The virtue of temperance is incompatible with modern materialistic consumerism. Materialistic consumerism is the underlying basis of both capitalism (8) and socialism. The capitalist system, which requires constant growth in material production to maintain a high level of reward for both capital and labour, must be supported by aggressive advertising aimed at convincing people that items which were formerly considered to be luxuries are now indispensable, and that last year’s model of a particular good, should be replaced with this year’s, even though there is nothing wrong with it, because this year’s is “newer and better”. While some socialists criticize these aspects of capitalism, the system they promote is no different. Socialism’s complaint against capitalism, is not that it reduces the purpose of human existence to material consumption, but that some people are able to consume at far higher levels than others. Socialism is a democratic rather than a liberal movement – it purports to speak for “the people” rather than “the individual” – and like all democratic movements depends upon the generation of envy among the many against the “privileged few” for its strength. If the deadly sin of the capitalist is greed or avarice, then, as Dorothy Sayers pointed out, the deadly sin of the socialist is envy (9). In the 20th Century, socialism in most Western countries moved from its original goal of eliminating private ownership of productive property in favour of public ownership to the goal of establishing a “floor” – a standard of living, below which nobody would be allowed to fall, paid for out of the public purse. Capitalist countries were generally willing to implement this, and socialism’s activities since have generally been aimed at raising the level of the floor. We see in this, that the difference between capitalism and socialism is not as big as the advocates of either system make it out to be. The belief that material consumption is the path to happiness, and that human beings are therefore homo oeconomi, who exist in order to consume, is inherent to both systems.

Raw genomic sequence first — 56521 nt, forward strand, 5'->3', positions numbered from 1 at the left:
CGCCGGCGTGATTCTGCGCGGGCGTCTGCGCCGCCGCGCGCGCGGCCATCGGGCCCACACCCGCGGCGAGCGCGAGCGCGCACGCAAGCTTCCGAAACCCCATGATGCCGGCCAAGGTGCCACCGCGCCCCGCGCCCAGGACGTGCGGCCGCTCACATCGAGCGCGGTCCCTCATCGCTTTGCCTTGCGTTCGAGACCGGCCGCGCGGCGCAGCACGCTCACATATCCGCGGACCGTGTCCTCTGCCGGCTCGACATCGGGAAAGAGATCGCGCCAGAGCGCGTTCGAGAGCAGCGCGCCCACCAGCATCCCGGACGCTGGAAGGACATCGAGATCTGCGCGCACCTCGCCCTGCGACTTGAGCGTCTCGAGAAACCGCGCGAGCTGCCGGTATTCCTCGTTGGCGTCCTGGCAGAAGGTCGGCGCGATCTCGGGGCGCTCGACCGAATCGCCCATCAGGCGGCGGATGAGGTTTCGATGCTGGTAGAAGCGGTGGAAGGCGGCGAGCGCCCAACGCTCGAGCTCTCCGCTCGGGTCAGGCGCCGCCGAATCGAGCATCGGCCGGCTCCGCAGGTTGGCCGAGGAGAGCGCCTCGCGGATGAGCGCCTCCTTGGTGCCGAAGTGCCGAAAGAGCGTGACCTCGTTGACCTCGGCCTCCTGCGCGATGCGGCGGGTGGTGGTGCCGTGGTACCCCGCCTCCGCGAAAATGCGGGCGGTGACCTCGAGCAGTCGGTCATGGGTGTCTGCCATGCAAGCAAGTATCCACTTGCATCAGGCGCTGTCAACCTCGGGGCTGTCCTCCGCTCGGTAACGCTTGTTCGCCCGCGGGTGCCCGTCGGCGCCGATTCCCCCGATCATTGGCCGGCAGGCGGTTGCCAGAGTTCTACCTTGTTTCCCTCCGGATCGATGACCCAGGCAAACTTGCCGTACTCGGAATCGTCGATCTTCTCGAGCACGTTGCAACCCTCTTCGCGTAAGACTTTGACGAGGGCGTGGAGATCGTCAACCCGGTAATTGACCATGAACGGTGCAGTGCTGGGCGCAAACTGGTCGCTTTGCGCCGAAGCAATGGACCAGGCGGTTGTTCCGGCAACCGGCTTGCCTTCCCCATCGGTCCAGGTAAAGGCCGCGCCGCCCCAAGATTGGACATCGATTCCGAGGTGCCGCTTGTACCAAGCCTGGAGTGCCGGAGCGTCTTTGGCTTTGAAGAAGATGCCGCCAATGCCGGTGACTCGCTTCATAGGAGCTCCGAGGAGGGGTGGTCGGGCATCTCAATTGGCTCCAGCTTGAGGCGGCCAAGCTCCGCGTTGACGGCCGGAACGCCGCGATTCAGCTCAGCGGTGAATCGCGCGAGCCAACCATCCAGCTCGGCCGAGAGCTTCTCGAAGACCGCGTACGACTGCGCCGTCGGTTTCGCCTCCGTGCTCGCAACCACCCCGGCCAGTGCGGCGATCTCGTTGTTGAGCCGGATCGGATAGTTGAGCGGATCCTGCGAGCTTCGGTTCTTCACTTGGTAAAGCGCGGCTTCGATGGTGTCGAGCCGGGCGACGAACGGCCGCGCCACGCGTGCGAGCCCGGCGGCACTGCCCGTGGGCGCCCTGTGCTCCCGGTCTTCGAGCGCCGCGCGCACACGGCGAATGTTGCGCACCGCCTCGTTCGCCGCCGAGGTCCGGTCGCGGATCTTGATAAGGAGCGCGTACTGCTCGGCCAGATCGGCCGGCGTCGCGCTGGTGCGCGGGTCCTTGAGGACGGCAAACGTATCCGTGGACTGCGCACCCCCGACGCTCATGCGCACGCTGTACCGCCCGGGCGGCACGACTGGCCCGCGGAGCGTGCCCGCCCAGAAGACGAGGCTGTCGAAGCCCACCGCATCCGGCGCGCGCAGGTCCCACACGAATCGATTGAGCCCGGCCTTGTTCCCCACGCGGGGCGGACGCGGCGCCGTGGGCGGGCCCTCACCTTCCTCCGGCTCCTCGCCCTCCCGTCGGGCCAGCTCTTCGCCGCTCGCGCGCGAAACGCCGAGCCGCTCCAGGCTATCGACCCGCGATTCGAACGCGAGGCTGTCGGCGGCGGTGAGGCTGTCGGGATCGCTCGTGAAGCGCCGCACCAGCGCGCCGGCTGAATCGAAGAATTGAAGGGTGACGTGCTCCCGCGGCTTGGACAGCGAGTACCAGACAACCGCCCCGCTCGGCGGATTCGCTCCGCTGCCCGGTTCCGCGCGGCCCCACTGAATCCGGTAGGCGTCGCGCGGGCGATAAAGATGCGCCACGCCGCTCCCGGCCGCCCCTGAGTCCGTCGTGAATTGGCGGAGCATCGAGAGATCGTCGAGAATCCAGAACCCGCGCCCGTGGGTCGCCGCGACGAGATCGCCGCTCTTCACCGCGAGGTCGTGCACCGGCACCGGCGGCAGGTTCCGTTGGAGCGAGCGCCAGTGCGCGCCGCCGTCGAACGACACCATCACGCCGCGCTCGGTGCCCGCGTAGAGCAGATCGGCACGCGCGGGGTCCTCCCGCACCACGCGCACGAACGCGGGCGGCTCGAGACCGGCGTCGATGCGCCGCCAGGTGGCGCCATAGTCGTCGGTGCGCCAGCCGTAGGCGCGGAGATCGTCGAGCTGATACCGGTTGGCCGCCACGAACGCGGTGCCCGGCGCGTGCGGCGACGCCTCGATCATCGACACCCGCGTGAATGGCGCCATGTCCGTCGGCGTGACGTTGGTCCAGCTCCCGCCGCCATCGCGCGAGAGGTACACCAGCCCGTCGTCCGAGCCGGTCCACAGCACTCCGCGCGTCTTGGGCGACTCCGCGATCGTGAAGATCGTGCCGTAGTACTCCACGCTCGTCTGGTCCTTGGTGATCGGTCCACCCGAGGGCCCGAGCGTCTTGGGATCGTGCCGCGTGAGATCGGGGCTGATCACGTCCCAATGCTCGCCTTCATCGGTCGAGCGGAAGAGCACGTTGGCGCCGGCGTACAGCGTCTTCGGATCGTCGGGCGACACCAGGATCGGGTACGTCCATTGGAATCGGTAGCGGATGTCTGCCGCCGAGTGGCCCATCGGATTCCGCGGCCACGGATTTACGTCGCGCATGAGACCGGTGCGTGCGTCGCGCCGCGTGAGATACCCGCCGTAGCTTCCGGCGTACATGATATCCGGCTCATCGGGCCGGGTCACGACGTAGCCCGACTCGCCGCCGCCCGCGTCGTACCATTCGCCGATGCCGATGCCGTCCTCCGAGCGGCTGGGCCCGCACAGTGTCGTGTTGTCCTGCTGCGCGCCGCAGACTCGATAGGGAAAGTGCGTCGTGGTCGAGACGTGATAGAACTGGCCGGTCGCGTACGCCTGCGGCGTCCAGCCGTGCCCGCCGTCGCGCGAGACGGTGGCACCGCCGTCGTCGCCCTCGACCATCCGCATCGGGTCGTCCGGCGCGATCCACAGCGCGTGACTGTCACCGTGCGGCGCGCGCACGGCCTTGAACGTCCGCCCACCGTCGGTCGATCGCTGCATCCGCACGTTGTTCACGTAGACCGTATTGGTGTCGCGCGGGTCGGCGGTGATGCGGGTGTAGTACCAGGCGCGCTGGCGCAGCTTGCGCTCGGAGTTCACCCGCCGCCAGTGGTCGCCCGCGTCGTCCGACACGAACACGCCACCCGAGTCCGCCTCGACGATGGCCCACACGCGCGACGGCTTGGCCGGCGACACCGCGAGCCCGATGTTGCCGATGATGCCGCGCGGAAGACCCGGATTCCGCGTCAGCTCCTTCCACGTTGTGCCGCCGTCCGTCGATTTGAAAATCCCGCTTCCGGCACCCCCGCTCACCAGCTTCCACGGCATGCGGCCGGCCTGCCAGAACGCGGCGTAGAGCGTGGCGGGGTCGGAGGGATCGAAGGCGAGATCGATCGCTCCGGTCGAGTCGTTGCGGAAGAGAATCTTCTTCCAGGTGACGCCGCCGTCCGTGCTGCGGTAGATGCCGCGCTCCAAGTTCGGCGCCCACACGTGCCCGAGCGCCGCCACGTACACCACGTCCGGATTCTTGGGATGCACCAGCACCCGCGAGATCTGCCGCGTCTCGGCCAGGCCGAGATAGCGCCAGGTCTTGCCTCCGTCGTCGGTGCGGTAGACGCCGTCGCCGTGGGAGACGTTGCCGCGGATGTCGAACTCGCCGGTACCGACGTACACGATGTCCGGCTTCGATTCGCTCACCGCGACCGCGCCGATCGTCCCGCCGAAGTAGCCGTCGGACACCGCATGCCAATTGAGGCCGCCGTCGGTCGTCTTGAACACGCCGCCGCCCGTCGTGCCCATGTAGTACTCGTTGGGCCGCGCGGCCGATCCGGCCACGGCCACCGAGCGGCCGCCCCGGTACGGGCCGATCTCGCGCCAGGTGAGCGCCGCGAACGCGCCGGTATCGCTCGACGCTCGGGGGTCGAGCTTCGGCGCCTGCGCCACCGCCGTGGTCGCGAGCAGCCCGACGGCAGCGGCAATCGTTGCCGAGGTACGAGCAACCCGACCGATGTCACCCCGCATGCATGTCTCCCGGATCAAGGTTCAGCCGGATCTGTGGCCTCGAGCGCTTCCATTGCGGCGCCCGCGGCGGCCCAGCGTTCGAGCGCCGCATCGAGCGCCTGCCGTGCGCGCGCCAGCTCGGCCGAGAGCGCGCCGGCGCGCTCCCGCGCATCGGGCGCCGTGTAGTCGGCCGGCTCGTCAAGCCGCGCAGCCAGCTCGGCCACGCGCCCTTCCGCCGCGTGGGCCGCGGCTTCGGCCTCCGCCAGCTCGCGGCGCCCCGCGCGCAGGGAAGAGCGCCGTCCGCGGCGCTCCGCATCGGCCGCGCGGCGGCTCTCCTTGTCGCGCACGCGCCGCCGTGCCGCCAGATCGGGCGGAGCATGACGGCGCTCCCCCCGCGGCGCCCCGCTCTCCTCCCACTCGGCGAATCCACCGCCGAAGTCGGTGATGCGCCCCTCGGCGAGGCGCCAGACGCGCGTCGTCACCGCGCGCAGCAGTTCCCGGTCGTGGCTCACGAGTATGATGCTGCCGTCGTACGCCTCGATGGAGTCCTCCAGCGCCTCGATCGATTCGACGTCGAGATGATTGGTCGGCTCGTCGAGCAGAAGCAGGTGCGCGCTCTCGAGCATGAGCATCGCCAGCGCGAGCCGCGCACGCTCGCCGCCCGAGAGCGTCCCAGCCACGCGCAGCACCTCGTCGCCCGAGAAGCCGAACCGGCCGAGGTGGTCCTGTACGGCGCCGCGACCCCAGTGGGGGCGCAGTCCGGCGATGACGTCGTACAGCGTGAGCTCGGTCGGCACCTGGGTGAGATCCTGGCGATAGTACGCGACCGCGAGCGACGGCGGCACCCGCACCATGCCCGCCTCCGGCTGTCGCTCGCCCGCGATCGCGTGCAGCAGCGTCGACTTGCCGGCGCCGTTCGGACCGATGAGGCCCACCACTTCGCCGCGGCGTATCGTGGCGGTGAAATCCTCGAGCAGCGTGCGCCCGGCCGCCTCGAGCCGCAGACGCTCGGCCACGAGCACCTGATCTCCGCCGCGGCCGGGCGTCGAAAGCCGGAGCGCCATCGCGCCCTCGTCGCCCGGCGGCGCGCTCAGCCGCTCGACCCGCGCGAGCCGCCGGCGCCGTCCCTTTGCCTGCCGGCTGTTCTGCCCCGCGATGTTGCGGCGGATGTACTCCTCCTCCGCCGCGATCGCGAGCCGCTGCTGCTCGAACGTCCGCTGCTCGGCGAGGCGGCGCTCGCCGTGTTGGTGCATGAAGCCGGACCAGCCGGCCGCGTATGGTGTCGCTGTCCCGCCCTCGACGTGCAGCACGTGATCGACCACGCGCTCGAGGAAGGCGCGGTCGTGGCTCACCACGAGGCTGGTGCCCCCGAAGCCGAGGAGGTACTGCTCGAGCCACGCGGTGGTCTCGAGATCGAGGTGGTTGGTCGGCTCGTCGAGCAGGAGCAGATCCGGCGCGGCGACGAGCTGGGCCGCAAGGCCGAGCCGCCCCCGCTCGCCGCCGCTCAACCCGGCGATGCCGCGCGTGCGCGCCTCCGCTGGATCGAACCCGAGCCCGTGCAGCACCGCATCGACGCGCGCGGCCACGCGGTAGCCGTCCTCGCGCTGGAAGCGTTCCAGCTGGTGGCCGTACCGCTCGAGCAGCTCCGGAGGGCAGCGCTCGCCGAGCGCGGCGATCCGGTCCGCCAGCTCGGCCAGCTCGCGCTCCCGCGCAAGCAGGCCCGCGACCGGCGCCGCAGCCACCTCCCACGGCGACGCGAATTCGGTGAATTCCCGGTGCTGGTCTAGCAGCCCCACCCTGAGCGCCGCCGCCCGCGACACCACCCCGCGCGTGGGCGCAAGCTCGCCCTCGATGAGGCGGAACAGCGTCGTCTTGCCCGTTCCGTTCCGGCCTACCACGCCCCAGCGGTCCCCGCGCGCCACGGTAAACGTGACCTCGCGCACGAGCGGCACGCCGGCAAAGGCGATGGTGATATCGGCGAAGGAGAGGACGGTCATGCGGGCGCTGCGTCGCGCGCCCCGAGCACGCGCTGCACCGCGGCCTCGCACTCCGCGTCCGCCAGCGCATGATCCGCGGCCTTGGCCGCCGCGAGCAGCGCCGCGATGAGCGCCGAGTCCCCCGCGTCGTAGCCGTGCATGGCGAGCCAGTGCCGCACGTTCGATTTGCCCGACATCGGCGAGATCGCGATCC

On the other side of the virtue of temperance, there is a heresy in the Church that goes to the opposite extreme. This heresy demands complete abstinence rather than moderation, as the appropriate Christian approach to most earthly pleasures. Those who hold to this heresy would not tell the tobacco smoker, for example, that it is wrong to allow himself to be enslaved to tobacco and to damage his health in his bondage. Instead they would say “it is a sin to smoke”, a position that has no Scriptural justification (10) and which does not allow for the suggestion that smoking moderate amounts of tobacco, in less-harmful and less-addictive forms than cigarettes, like a tobacco pipe or cigars is morally acceptable. The latter suggestion, however, is more consistent with the concept of temperance. The heresy substitutes the Islamic doctrine regarding the consumption alcohol (that it is always prohibited) for the traditional doctrine of Judaism and Christianity (that is acceptable in moderation but that drunkenness is sinful). Since this heresy generally pops up only in Protestant circles, its supporters might say “we don’t care about tradition, all that matters is what the Bible says”. Their doctrine, however, does tremendous violence to the plain meaning of Scripture in which wine is spoken of a blessing from God, was miraculously produced by the Son of God Himself, and is one of the elements of the Lord’s Supper. It is rather ironic that social reform organizations in the Progressive era of the late 19th and early 20th Centuries, who wished to see a total prohibition on alcohol enforced by the laws of the land, called themselves “temperance” societies, when it is hardly the practice of moderation that they were promoting.